Justus von Liebig wrote in 1840 the law of the minimum required by the plant.

Over-use of fertilizer can lead to algal blooms in lakes and streams that receive run-off from crop lands, and lead to long-term degradation of the soil; see in this regard eutrophication and nutrients. For these reasons, it is recommended that knowledge of the nutrient requirements of the soil vis-a-vis the crop precede applications of commercial fertilizer. In short, excess nutrient elements can cause local soil and off-site damage, as well as waste money.

World Fertilizer Market:

Fertilizer consumption has increased substantially over the last 40 years or so. Nitrogen fertilizers are in most demand worldwide and N consumption has increased the most-20 fold or more since 1950.

In the urbanized rich countries of the world, fertilizer is often seen either as a smelly problem that can ruin a visit to the countryside or as a dangerous chemical best avoided. However the annual world trade in fertilizers in the mid-1990s amounted to approximately 120 million tones – representing some 8% of all sea-borne bulk trade. The international fertilizer trade is a very big business, ranking fourth after iron, coal and grain by value.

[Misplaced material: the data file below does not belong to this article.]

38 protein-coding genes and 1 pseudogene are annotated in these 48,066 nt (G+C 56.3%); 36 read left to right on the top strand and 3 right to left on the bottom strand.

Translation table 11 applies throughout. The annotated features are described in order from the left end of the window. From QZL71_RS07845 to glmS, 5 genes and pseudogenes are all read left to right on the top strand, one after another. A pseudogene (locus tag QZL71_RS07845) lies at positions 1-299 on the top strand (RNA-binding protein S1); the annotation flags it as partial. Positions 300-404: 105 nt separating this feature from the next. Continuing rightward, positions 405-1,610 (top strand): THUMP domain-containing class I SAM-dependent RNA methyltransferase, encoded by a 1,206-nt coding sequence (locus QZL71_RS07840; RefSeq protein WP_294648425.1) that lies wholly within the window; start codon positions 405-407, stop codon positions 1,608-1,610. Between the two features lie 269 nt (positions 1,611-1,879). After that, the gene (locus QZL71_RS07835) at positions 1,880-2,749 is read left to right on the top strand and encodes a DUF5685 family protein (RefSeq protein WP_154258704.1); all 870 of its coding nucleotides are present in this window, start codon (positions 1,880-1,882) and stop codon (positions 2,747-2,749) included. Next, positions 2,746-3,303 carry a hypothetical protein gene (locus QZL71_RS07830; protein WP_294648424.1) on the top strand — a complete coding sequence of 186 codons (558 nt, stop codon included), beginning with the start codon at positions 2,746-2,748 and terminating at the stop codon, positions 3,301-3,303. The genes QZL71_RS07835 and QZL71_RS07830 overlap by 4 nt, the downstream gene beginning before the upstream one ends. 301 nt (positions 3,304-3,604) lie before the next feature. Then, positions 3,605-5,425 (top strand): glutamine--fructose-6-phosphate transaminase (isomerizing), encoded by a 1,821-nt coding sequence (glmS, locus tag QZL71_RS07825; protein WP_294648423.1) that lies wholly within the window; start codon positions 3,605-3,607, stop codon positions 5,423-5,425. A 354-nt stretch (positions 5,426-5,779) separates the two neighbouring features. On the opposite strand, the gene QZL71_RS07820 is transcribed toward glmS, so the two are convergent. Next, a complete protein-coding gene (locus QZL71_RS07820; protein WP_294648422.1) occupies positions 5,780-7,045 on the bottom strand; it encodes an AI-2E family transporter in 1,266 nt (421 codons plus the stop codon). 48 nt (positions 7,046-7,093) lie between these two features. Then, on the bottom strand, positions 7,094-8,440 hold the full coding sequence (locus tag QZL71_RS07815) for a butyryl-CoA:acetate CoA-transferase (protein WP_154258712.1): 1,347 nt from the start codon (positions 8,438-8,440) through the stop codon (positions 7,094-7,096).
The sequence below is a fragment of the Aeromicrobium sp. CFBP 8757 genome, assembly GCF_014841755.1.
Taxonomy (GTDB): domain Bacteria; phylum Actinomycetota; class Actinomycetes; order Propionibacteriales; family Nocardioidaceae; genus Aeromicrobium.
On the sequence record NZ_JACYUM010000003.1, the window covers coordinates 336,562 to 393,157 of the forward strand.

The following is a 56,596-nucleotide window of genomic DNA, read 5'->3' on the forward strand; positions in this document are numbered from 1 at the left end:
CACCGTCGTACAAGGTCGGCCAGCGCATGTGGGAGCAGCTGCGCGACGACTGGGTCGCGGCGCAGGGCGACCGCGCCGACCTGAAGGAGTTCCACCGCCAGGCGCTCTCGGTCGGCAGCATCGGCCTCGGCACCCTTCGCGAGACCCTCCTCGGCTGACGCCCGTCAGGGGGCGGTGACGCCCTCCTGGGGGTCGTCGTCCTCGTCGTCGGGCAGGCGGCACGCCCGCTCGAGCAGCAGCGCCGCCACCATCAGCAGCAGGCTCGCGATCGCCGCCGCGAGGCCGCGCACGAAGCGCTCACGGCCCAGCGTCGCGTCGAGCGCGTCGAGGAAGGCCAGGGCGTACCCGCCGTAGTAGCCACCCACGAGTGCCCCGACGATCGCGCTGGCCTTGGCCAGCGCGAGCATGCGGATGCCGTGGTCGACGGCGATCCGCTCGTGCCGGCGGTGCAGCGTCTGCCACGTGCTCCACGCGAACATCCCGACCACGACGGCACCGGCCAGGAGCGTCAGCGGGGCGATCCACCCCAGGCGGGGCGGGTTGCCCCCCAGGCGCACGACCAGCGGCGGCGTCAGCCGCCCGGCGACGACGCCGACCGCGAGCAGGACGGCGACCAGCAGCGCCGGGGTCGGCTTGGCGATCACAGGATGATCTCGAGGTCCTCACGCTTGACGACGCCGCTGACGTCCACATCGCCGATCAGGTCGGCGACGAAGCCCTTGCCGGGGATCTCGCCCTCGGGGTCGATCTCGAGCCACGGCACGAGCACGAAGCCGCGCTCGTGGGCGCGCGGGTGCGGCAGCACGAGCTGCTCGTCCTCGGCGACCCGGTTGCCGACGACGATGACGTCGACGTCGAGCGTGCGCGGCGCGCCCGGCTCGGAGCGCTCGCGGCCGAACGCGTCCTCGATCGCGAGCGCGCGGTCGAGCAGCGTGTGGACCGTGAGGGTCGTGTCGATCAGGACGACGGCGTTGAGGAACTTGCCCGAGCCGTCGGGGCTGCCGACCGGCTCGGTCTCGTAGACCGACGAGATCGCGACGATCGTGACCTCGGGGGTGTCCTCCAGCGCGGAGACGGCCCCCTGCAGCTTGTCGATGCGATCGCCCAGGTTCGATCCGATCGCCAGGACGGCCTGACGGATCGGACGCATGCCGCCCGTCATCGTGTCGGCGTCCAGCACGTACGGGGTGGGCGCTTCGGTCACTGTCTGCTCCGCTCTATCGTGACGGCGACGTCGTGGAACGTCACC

Source: http://www.woodhead


With the growing interest in organic gardening, many companies have brought what they call “organic” or “natural” fertilizers to market, and you are likely to find one or more of them available at your local hardware store or garden center. You may also be able to order it online. This is a sample website: http://www.heirloomseeds.com/fertilizer.html

As a part of your study, find some websites of organic fertilizer manufacturers to see what do they claim about their products. This is a sample.